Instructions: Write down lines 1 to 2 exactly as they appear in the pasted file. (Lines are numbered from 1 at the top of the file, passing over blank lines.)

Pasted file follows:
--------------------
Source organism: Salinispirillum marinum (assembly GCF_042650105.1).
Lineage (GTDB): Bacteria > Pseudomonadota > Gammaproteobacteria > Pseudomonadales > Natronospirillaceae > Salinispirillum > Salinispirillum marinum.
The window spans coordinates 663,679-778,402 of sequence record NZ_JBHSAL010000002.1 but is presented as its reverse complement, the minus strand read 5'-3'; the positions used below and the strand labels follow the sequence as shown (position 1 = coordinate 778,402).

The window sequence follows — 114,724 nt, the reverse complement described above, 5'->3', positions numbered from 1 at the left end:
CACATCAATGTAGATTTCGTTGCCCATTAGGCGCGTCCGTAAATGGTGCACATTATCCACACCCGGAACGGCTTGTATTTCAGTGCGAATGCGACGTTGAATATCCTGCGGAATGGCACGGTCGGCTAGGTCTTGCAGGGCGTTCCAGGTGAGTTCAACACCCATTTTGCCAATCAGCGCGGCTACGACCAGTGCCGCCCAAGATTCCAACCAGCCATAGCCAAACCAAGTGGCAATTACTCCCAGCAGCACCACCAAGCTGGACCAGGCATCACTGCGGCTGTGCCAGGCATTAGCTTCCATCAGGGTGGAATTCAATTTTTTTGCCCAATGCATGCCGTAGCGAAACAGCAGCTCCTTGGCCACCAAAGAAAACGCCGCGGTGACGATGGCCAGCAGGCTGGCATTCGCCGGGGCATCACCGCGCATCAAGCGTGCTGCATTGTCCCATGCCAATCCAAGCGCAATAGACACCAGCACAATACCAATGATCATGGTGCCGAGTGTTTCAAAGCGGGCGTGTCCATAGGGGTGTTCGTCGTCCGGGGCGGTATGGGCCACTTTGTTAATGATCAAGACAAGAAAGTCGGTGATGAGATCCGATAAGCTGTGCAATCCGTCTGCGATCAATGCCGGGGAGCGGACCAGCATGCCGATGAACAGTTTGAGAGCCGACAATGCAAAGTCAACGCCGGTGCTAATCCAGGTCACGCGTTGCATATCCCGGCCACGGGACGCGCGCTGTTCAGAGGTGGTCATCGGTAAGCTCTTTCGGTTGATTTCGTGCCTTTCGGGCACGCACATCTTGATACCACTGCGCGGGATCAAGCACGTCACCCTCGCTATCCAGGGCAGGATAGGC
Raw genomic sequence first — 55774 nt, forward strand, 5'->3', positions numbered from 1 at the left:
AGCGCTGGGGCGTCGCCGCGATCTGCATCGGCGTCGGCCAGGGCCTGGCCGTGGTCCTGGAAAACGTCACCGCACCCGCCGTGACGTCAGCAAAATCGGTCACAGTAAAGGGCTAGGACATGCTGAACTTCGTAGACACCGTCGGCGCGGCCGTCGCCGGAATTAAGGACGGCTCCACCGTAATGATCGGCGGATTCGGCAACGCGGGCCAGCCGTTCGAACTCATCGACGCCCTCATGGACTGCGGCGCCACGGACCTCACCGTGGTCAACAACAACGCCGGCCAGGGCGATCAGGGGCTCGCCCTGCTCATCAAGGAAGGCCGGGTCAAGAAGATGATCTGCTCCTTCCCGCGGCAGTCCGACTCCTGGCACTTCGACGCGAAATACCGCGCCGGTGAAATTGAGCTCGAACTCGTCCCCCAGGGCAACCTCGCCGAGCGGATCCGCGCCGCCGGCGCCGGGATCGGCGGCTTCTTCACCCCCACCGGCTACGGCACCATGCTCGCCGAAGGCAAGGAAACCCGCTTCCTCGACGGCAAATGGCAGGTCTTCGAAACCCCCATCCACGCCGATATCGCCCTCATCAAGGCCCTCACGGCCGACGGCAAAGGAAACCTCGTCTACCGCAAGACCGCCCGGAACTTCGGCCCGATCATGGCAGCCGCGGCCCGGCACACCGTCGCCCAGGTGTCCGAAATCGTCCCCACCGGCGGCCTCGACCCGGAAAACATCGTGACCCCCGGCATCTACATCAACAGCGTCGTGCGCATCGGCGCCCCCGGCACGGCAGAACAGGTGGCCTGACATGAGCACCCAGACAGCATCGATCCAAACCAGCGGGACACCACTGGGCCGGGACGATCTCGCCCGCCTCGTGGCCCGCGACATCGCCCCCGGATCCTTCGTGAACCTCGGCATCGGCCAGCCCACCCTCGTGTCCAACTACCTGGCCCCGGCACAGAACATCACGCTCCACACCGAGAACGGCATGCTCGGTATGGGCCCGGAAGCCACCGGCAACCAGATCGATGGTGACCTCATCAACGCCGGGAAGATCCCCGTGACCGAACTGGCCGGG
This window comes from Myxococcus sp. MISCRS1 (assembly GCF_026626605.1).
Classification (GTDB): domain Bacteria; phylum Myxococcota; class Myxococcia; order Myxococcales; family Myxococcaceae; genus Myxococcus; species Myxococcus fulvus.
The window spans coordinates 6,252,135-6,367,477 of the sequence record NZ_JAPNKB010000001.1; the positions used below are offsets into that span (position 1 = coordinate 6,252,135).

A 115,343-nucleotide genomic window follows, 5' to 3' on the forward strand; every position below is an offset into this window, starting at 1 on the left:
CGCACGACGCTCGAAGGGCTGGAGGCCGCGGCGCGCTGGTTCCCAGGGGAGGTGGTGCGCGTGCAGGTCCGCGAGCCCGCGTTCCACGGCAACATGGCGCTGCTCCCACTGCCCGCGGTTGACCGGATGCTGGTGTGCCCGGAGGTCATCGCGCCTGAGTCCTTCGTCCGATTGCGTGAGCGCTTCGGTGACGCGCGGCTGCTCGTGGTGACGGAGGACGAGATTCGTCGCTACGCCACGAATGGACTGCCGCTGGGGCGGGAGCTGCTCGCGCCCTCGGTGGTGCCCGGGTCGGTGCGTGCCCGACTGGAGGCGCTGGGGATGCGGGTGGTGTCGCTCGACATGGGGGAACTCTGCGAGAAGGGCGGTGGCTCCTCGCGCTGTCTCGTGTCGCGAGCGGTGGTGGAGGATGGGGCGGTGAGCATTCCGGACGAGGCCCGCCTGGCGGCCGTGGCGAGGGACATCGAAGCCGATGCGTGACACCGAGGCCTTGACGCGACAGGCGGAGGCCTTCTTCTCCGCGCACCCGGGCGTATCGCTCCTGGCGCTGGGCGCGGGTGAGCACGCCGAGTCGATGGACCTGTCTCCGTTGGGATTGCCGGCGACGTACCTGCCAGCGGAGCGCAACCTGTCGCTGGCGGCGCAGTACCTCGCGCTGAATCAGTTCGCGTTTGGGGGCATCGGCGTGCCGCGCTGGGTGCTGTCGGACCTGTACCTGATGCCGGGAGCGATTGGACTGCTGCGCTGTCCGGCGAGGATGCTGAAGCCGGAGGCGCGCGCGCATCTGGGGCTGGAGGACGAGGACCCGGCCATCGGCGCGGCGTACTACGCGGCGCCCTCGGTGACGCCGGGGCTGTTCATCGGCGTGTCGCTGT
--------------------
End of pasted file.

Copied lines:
Source organism: Salinispirillum marinum (assembly GCF_042650105.1).
Lineage (GTDB): Bacteria > Pseudomonadota > Gammaproteobacteria > Pseudomonadales > Natronospirillaceae > Salinispirillum > Salinispirillum marinum.